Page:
March 2nd - Seminar - Bonnie L. King, Ph.D.
Department of Physiology
Thursday March 2nd, 2017
1425 Biomedical Physical Science
"Modeling the breast cancer-to-bone metastatic niche"
Bonnie L. King, Ph.D.
Instructor, Department of Pediatrics
Molecular Image Program
Dr. C. Lee Cox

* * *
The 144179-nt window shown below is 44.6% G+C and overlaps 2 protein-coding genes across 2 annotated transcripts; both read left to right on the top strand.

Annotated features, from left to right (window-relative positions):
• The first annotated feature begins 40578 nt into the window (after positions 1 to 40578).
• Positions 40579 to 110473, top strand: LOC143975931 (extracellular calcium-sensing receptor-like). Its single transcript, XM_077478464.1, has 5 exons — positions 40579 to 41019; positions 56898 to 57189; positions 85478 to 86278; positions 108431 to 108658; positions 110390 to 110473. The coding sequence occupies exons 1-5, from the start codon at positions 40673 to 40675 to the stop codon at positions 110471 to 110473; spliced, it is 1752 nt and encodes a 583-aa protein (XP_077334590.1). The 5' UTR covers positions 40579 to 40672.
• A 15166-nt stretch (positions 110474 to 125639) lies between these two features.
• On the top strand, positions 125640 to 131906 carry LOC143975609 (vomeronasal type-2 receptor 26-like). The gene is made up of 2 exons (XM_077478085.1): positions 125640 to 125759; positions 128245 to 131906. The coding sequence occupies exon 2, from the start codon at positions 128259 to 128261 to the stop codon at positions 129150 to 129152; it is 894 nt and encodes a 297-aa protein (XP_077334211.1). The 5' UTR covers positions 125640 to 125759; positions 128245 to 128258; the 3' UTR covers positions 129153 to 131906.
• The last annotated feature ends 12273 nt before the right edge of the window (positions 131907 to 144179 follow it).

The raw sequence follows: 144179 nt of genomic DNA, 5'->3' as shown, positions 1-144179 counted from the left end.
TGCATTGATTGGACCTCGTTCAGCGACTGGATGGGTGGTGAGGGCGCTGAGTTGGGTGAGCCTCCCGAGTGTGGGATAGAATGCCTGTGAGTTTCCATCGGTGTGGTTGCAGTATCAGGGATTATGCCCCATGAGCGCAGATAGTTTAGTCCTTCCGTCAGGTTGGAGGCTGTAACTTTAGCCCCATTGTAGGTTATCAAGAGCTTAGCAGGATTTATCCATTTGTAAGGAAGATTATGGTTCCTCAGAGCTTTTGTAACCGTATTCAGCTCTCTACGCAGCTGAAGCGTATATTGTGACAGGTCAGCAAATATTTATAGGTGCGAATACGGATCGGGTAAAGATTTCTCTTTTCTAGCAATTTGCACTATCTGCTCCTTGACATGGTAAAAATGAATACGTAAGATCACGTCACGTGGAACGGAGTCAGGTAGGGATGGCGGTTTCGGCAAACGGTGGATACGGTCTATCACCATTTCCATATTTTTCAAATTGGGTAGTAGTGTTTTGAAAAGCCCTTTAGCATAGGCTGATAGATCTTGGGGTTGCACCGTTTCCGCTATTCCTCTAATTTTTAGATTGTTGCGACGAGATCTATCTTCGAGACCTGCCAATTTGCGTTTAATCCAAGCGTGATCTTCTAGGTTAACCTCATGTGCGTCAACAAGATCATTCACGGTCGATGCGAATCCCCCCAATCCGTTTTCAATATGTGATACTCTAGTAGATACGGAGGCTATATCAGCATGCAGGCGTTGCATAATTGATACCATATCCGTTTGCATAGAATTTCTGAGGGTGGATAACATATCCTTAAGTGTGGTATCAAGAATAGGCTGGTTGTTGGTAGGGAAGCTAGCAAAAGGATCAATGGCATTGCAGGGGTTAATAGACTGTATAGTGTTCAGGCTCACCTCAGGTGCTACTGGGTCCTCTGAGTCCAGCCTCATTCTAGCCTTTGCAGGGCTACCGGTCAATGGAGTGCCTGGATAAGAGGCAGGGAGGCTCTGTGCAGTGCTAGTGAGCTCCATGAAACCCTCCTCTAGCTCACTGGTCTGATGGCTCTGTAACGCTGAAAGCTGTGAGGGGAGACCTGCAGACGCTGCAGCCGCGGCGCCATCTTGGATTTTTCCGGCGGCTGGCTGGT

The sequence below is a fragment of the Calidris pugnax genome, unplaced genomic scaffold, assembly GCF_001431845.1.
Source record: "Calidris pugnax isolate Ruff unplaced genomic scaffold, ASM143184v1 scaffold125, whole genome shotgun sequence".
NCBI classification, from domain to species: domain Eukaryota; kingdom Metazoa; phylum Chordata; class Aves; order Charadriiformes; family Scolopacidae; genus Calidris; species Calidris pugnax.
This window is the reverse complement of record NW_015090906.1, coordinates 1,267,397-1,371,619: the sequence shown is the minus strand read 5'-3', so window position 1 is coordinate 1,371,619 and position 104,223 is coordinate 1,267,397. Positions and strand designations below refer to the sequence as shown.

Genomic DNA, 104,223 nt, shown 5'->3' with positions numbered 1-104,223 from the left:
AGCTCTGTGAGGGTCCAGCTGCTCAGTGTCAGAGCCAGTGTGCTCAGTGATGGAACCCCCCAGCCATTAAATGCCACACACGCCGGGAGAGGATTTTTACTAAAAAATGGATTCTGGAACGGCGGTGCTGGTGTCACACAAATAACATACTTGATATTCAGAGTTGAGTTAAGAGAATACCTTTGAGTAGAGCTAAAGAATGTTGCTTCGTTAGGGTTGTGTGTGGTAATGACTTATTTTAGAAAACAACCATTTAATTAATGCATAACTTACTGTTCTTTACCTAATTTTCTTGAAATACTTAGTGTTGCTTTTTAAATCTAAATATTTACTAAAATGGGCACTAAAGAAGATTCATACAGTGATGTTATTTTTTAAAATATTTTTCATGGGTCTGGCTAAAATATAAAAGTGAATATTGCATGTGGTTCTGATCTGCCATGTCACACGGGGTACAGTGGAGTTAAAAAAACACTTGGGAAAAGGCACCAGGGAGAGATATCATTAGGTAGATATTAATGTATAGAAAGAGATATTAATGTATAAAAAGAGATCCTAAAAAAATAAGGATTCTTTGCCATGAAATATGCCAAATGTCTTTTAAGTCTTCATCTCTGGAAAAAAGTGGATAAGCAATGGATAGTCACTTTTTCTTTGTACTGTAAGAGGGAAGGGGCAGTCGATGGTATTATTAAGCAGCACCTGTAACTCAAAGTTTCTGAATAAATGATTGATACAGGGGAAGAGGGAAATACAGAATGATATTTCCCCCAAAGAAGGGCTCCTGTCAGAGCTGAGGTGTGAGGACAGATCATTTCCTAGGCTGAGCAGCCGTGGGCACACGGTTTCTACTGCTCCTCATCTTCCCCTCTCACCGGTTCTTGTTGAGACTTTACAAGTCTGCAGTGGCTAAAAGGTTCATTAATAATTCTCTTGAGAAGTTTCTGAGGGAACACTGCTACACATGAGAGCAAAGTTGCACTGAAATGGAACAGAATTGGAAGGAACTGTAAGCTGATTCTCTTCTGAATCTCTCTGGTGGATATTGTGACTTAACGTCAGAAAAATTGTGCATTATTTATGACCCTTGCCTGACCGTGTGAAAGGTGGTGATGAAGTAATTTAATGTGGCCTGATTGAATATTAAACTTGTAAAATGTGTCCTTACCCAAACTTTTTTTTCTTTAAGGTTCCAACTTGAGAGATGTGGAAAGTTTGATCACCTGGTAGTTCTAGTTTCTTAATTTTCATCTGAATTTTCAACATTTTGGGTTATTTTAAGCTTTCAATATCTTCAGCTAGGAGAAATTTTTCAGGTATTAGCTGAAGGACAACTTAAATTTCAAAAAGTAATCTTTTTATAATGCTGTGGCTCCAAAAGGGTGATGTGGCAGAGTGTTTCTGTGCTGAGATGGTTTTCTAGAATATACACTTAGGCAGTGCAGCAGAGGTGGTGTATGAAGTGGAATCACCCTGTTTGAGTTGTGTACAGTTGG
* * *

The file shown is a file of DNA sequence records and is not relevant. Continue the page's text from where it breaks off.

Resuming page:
Dr. King’s research program is dedicated to the development of strategies to prevent and treat metastatic breast cancer, which is responsible for most breast cancer mortality. The most frequent site of breast cancer metastasis is bone, and we have developed a human bone tissue explant model platform to: 1) study the biology of breast cancer cell colonization of the bone metastatic niche, and 2) evaluate therapeutic strategies within the human bone microenvironment. Using bone tissues discarded from hip replacement surgeries, we have adapted a suite of technologies to monitor dynamic breast cancer cell behaviors, including migration, colonization and proliferation, within the native 3-dimensional bone tissue microenvironment during co-culture. Most recently we have discovered that treatment of bone tissue fragments with aromatase inhibitors reduces estrogen receptor-positive (ER+) breast cancer cell proliferation, suggesting that local estrogen production in the bone microenvironment sustains ER+ breast cancer cells. Most breast cancers are ER+, and treatment with endocrine therapies has been widely successful in the prevention and treatment of this clinical subtype. However, de novo and acquired resistance to these therapies occurs in a significant number of women, and circumventing this challenge is central to achieving lasting responses. Our model offers the opportunity to study and target the local cross talk fueling progression and endocrine resistance within the microenvironment of human bone tissue.